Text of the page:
Brazilian troops are leading the mission of 8,000 UN soldiers and civilian police, which are expected to be in place on the island by the end of June.
They are taking over from a multinational force that was dispatched to the island after former president Jean-Bertrand Aristide left in the wake of an armed uprising.
Prime Minister Gerard Latortue sought to reassure the people about the role of the Brazil-led UN force.
“I want to take this opportunity to clearly reaffirm to the Haitian people that this is in no way an occupation of our country. These foreign troops are the concrete and tangible expression of international solidarity with Haiti,” Mr Latortue said.
The BBC?s Stephen Gibbs in Port-au-Prince, says the troops face a daunting task.
While their primary responsibility is to provide security while a transitional government organises new elections, Haitians are expecting them to help the thousands of flood survivors who still depend on aid to survive.
At least 2,000 people are known to have died or disappeared after severe flooding over the past week.
With access routes and roads flooded, aid agencies have been struggling to reach survivors in remote areas with airlifts, using helicopters belonging to US and French troops.
Thousands of survivors in flood-stricken areas are currently dependent on supplies dropped in by helicopter.
More than 100 tonnes of food has been airlifted so far.
And although over the past few days the US-led multinational force has been overseeing the delivery of dozens of jeeps and lorries, no helicopters are expected in the UN equipment.
The BBC correspondent says while the new UN force may be able to help with rebuilding homes, relocating people and helping with aid distribution, it will now be up to aid agencies to organise airlifting missions.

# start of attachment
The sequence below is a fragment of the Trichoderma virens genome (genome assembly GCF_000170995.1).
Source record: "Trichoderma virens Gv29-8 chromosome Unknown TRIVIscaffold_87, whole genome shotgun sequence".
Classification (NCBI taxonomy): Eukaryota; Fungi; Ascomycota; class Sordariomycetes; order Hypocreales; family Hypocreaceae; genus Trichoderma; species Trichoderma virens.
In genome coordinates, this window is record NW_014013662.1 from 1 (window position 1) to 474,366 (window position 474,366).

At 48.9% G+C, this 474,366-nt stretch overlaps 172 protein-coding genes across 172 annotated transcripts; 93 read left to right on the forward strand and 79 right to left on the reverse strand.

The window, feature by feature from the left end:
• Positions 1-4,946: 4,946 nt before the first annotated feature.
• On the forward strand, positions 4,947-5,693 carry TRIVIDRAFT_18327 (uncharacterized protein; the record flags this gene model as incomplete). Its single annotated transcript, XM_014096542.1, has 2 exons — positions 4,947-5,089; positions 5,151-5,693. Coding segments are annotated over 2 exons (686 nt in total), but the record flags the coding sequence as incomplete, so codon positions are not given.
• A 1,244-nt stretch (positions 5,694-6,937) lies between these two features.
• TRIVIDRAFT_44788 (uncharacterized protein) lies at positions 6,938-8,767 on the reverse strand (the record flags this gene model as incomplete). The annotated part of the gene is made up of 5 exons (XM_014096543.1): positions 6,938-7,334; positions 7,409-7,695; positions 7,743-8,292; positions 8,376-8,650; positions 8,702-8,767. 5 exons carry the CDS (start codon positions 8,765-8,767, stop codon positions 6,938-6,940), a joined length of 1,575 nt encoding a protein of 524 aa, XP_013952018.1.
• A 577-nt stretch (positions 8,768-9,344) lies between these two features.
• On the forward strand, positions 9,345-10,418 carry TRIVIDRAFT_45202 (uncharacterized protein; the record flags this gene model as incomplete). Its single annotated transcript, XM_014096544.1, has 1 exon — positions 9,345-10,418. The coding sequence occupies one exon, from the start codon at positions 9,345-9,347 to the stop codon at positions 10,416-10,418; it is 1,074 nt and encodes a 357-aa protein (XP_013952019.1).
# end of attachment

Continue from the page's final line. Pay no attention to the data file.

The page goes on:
Around 6,700 military officials and 1,622 civilian police officers drawn from 14 nations, are due to join the force, but it‘s unclear if the full number will arrive.
Robert Rothberg, Haiti Analyst at the Kennedy School of Government at Harvard University, told BBC Caribbean Service he was skeptical about the UN?s ability to raise the whole force.
“The UN simultaneously raising forces for Cote d?Ivoire, Congo and conceivably the Sudan… the UN is very fully stretched across the globe. Haiti is unfortunately not the UN?s highest priority,” he said.
Mr Rothberg also said he was unsure about how much the new force can achieve.
“It?s very difficult to put together a force of nine countries, small detachments from across the globe. Few of whom have a direct interest in the Caribbean.”
“The bulk of the US-force are doing a very good job and it?s a great misfortune that they are being pulled out prematurely,” he said.